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2019 Nissan LEAF Review

We were initially a bit disappointed in the second-generation LEAf that debuted last year, mainly because of the meager increase in range delivered by the manufacturer in relation to the first generation. We were hoping for more than the 241 km range the model ended up getting. But in the glass-half-full department, that still puts the 2019 LEAF ahead of models like the Hyundai IONIQ (200 km) and the Volkswagen e-Golf (201 km).

And then of course there’s the extended-range E-Plus version of the LEAF, long-promised but still undelivered as of now. It’s supposed to arrive by the end of 2018 or early in 2019, but there’s no sign of it… yet.

Other than that biggie, the news is small regarding the 2019 LEAF. Nissan has added a rear-door alert system for 2019, but that’s about it!

The looks
As we said, nothing’s very different in the 2019 LEAF in comparison with last year, which got a substantial revamp to mark the debut of its second generation. Overall, Nissan has opted with the LEAF 2.0 for a more sober look, with less-eccentric features that should help its look age well, at least until the next generation which is likely a few years away.

The interior
Still no sunroof this year, alas. Other than that, the past two weeks we’ve driven both the SV and SL models, which are the two highest trims for the new LEAF, and found the cloth-upholstered seating of the SV version to be more comfortable. Overall, the LEAF is spacious inside for such a small car, and legroom in both front and back rows is more than adequate.

The commands on the dashboard are well-defined, and everything is as accessible as you would hope. The only exception is the navigation system, which I still prefer not to use, mainly because of its lack of precision in the info it provides. In terms of the finishing, you still find quite a bit of plastic surfaces, but the presentation overall hides that fact quite well.

The ergonomics of the LEAF’s interior design are to be saluted, and I’m thinking here specifically of the trunk. While it’s not as big as the BOLT EV’s, the opening is designed in a more thoughtful way, making it much easier to load heavier and larger objects into the LEAF.

The e-Pedal is as practical and easy to use as ever. Starting with the SV trim, you get Nissan’s ProPilot, which for my money is one of the best drive-assist systems I’ve tried up until now. The sensors are well-calibrated, as are the vehicle’s movements. I found it a pleasure and an advantage to use these functions when driving in traffic; on the other hand I preferred to deactivate them when driving on the highway with little traffic - with the exception of the trusty e-Pedal, which allowed me to forego using the brake pedal almost completely.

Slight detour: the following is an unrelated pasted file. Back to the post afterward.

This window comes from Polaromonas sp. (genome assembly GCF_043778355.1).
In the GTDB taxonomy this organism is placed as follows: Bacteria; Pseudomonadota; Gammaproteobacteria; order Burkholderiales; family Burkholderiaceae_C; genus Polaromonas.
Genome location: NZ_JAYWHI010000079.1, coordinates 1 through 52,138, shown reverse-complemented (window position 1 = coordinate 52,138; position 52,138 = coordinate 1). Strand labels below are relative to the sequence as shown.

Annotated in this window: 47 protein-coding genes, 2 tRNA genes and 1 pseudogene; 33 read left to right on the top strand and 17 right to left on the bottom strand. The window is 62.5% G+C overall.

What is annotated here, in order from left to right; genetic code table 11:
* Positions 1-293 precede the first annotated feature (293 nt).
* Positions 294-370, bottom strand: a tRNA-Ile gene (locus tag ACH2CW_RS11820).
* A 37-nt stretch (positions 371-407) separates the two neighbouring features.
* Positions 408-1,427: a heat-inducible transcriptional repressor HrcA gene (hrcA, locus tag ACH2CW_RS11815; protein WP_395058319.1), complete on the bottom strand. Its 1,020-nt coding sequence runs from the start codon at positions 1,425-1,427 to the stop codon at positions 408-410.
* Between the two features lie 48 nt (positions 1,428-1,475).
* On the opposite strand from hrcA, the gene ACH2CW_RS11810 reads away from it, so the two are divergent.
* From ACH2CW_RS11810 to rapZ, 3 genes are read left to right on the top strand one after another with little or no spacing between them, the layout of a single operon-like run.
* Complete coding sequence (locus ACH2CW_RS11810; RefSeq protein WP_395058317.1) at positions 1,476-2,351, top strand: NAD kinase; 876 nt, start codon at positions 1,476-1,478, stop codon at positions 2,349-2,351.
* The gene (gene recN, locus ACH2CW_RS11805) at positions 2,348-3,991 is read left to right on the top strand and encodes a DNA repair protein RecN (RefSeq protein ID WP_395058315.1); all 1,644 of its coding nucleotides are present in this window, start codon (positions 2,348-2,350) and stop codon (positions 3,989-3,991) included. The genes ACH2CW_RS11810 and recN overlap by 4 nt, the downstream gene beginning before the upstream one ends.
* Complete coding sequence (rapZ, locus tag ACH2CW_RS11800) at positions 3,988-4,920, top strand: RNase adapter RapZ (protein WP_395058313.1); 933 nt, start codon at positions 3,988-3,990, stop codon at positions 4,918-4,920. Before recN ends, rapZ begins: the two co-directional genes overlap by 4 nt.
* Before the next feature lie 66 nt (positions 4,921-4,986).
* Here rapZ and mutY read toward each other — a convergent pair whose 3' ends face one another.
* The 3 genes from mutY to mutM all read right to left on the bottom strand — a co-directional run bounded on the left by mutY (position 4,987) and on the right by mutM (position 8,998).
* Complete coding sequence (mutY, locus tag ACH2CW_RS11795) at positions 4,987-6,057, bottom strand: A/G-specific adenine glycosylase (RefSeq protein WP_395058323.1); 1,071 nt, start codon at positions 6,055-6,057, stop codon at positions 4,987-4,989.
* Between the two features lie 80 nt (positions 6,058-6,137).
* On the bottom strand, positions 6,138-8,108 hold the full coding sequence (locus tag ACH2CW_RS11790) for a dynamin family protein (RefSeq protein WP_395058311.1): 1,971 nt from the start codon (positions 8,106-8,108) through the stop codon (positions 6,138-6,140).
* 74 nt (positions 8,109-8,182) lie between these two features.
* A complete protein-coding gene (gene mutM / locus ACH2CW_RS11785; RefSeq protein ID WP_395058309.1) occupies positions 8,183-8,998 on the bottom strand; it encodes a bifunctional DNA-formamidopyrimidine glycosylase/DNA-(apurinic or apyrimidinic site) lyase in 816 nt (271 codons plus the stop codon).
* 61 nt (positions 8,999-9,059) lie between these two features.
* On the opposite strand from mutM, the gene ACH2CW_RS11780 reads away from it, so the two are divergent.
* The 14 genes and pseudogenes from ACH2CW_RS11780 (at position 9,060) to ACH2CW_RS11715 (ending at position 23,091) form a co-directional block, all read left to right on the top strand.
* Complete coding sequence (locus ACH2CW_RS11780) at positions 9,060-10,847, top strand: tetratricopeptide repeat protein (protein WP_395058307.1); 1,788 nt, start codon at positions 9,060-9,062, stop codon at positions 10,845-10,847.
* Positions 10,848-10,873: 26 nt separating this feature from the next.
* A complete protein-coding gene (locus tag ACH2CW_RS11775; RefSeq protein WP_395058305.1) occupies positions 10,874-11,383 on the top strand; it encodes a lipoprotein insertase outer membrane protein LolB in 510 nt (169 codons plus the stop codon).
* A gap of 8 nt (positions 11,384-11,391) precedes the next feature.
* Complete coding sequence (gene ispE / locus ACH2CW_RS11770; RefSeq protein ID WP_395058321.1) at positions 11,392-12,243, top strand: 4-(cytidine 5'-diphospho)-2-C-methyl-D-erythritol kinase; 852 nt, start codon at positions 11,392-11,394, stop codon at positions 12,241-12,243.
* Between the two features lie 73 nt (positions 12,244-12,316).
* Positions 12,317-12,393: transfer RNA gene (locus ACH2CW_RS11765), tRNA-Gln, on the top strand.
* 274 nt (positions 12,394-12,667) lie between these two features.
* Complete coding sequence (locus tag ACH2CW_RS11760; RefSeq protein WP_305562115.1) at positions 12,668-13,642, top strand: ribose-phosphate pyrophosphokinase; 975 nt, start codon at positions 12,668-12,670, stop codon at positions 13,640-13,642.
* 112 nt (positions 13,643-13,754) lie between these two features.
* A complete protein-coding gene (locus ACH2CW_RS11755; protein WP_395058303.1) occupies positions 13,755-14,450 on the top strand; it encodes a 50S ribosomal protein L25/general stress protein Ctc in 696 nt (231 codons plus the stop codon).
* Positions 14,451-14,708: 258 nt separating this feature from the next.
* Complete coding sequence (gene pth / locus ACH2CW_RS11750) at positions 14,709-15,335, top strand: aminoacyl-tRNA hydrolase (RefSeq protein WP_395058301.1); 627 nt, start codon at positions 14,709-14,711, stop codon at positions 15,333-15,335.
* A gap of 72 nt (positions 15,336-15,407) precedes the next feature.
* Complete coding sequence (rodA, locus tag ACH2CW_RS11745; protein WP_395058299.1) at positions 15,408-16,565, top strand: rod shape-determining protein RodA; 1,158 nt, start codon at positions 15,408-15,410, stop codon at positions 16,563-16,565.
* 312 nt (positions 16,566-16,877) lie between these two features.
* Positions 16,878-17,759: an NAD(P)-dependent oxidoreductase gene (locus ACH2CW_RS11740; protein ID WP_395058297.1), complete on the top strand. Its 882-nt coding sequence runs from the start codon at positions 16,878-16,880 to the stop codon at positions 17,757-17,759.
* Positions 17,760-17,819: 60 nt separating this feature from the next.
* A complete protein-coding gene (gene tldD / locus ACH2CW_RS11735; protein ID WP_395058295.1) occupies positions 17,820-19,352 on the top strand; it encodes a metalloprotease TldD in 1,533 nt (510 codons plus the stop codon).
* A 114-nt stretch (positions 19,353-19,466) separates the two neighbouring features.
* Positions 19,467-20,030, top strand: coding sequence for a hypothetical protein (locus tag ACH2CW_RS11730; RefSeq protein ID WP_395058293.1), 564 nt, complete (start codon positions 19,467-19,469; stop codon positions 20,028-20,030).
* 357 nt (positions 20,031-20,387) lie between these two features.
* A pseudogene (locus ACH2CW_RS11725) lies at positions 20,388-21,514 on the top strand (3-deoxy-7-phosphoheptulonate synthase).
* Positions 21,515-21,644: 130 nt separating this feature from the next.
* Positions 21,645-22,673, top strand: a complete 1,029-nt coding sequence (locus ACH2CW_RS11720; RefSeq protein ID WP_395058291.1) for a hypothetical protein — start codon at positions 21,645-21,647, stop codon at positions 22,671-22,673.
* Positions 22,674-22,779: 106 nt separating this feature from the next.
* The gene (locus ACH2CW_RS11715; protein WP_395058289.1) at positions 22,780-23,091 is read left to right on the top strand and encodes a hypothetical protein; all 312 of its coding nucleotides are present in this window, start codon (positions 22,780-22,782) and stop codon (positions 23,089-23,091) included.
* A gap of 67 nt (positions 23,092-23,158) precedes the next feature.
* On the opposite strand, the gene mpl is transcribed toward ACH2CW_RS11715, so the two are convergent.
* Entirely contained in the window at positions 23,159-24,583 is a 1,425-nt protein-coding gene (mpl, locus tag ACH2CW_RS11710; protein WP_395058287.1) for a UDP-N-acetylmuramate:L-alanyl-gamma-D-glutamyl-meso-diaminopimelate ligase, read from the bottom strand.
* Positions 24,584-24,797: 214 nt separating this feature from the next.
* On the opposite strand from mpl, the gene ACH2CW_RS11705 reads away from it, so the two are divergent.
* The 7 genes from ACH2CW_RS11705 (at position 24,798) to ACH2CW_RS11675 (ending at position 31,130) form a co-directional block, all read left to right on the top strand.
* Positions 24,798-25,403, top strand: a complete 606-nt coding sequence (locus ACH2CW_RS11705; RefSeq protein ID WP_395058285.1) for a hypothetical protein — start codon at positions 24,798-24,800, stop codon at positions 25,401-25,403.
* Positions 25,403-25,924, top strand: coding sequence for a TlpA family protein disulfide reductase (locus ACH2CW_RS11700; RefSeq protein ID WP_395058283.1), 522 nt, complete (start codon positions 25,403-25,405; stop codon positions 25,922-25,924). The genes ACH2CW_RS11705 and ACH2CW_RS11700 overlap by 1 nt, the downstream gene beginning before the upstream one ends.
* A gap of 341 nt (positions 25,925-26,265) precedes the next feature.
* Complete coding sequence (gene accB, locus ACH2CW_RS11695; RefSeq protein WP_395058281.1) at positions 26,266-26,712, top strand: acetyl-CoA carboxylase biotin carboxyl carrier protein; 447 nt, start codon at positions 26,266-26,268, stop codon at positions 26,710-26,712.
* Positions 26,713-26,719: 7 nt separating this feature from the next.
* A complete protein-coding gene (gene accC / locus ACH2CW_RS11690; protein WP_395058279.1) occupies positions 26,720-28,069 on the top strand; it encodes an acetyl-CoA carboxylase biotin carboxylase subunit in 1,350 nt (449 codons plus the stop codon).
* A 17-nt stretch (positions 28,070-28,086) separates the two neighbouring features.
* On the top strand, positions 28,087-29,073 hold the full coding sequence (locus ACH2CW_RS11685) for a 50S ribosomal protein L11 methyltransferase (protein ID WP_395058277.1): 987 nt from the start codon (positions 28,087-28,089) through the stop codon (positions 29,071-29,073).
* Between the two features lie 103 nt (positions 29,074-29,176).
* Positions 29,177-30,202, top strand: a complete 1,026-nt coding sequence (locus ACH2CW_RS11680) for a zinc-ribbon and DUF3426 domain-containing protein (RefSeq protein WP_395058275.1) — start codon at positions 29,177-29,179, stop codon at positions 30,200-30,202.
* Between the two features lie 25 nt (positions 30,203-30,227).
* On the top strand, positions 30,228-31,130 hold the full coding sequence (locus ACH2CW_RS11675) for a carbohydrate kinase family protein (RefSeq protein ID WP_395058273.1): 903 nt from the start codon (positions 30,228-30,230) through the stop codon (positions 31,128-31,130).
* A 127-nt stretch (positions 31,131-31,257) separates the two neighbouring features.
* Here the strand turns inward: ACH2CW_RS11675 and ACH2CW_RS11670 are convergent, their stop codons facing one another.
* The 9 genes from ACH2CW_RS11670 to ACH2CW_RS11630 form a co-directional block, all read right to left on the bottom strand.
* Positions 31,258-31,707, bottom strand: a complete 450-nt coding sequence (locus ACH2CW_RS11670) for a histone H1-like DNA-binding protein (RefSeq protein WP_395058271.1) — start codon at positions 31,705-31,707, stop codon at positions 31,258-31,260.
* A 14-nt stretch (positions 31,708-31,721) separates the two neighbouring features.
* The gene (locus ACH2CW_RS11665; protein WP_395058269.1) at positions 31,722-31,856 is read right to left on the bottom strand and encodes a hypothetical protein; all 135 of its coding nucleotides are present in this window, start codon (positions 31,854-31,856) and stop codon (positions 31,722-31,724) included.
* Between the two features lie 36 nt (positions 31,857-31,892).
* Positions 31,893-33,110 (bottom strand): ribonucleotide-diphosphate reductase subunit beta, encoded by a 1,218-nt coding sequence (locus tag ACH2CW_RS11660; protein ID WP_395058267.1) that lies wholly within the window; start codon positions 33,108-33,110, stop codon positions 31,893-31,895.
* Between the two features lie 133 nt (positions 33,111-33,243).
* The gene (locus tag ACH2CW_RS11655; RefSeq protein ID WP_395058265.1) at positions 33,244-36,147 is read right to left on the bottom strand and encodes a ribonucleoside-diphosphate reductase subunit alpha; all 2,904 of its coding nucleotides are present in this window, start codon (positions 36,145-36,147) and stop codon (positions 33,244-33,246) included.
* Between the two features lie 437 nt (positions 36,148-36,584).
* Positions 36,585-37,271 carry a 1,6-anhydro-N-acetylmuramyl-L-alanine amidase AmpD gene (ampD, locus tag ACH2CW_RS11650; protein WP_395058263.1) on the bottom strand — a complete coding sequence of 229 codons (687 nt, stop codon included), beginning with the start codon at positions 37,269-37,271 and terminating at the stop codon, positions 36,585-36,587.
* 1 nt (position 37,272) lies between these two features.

For 2019, a new premium Bose audio system is available with the SL version, but you might be hard-pressed to notice the difference with the SV’s regular audio system operated through the 7-inch screen.

A practical city car
Economical and highly practical, the 2019 LEAF has become a well-established car on the Canadian market. For many it represents a wonderful way to commute to work without ever stopping at the pump! And if you’re still, reasonably, suffering from range anxiety due to the LEAF’S current 241-km range, take solace in the fact that  a Statistics Canada study found that the average daily commute of Canadian motorists is only 41 km, return. Unless you do substantially more than that every day, you’re liable to fall quickly in love with your new LEAF!

When it comes to doing the occasional longer treks, keep in mind that, month by month, the network of public charging stations is becoming more widespread; plus, they’re now able to recharge your car’s battery more quickly than before, and that is expected to keep improving.

The powertrain and charging system
The 2019 LEAF runs on a 110-kWh synchronous AC motor fed by a 40-kWh lithium-ion battery. The transmission that accompanies it is single-gear, of course. (A big plus of electric-powered vehicles is that they give to access to all of the available torque as soon as you hit the gas pedal!).

On the road
The LEAF is as agreeable to drive as you would hope from a city car. Just starting that near-silent, vibration-free electric motor is an instant de-stresser! The aforementioned e-Pedal does require some initial adjustments, forcing the driver to adopt a slower, more relaxed tempo and manoeuvre more gently. Voilà, more stress relief! I honestly found that driving the LEAF left me more relaxed than did driving a gas-powered vehicle.

Conclusion
Nissan claims to offer the best of both worlds with its 2019 LEAF. Sitting between the electric Hyundai IONIQ (200-km range, $31,999 starting price) and the Chevrolet Bolt (383-km range, $43,095 starting price), the LEAF, according to its manufacturer, occupies the sweet spot in its segment.

For me, there’s no doubt this car is aimed squarely at city dwellers, which I am not. But I wouldn’t hesitate to use it as a second car for running errands in the vicinity of home. This year, the team at Auto123.com recommends the SV version for the equipment and comfort it offers in relation to its price.

The LEAF’s range, as we await the E-Plus version, is acceptable, and it comes with a competitive price tag. It’s also pleasant to drive, and is equipped with a solid drive-assist system. It would be nice to have that sunroof, and to have a telescopic steering column to allow for some adjusting. The base model of the LEAF is also a little bereft of features for my taste.